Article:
Unless you’re an environmental consultant or work in the orchard industry, you may not be aware of the contamination issues that are common at orchards due to historical pesticide use. Arsenic-based pesticides were at one time heavily used on orchards. Use of these pesticides, which included lead arsenate and lead arsenite, began in the late 19th century and continued well into the 20th century to protect fruit crops from pests. Due their low cost and ease of application as both a liquid spray and as a powder, these compounds gained wide popularity among farmers and orchard operators, who often performed multiple applications throughout a typical growing season. At orchards, the pattern of impact to soils was most pronounced along ‘drip lines’, created as the excess liquid pesticide dripped from the edges of the fruit tree onto the ground surface between tree rows. Although typically limited to shallow soils, the compounds could also be worked into deeper soils during tree replanting or after the conversion of an orchard into a row-crop field. I’ve seen arsenic and lead concentrations in soils at orchards that were 10 times greater than residential cleanup standards. In addition to orchards, arsenic-based pesticides were also commonly used on golf courses, particularly on greens, which are most susceptible to pest infestation.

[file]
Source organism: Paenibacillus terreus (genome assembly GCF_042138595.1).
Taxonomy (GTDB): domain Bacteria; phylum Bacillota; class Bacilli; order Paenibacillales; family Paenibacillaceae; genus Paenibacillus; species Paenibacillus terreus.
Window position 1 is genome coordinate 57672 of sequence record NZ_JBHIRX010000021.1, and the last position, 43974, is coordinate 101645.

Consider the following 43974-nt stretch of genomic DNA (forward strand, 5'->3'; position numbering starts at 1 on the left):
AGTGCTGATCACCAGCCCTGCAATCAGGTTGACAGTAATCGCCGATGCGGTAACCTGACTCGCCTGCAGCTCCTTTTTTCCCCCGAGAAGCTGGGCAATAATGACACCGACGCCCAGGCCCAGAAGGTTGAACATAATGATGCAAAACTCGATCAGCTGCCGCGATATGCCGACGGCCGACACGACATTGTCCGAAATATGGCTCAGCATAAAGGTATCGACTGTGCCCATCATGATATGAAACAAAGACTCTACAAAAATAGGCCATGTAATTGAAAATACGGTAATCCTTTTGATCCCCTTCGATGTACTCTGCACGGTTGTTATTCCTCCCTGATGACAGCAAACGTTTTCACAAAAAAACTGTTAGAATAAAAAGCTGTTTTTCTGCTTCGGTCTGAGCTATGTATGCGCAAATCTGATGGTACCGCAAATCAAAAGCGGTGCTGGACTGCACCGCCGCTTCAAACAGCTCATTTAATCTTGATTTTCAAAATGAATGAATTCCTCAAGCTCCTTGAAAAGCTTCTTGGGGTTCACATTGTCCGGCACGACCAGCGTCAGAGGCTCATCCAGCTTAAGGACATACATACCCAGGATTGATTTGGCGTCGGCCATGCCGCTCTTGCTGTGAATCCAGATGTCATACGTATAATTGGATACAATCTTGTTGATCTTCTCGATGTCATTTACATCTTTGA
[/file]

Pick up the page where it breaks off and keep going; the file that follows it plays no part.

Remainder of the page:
The unfortunate thing about pesticide contamination is that when a real estate investor looks at a farm or golf course property for development, environmental concerns often aren’t anticipated and creep up after substantial costs have been incurred for development planning. I’ve seen both orchard and golf course properties where tens of thousands of cubic yards of pesticide-impacted soil needed to be addressed. However, in recent years studies have been performed that have demonstrated that not all arsenic is bioavailable. In other words, if ingested, only a fraction of the available metal compound can be absorbed into the body through the gastrointestinal system. Most regulatory standards are calculated using the characteristics of elemental arsenic rather than its complexed version as an arsenate or arsenite. Thus, when performing a site-specific risk assessment, it is often possible to take this bioavailability adjustment into account, and calculate a more realistic, and higher, acceptable level of arsenic in soil. These risk-based adjustments can reduce, or possibly even eliminate, the cost of remediation.
In addition to arsenic and lead, there is a class of pesticides known as organochlorine pesticides, which includes the commonly known pesticide DDT. These pesticides were commonly used from the 1940s through the 1960s, and while highly toxic, they are much less often encountered at high concentrations in soils when compared to arsenic and lead.
The lesson. If purchasing an agricultural property or golf course, be sure to begin your environmental due diligence early in the planning stages so that remediation costs can be accounted for in your pro forma and soil management can be considered in the redevelopment plan for the site.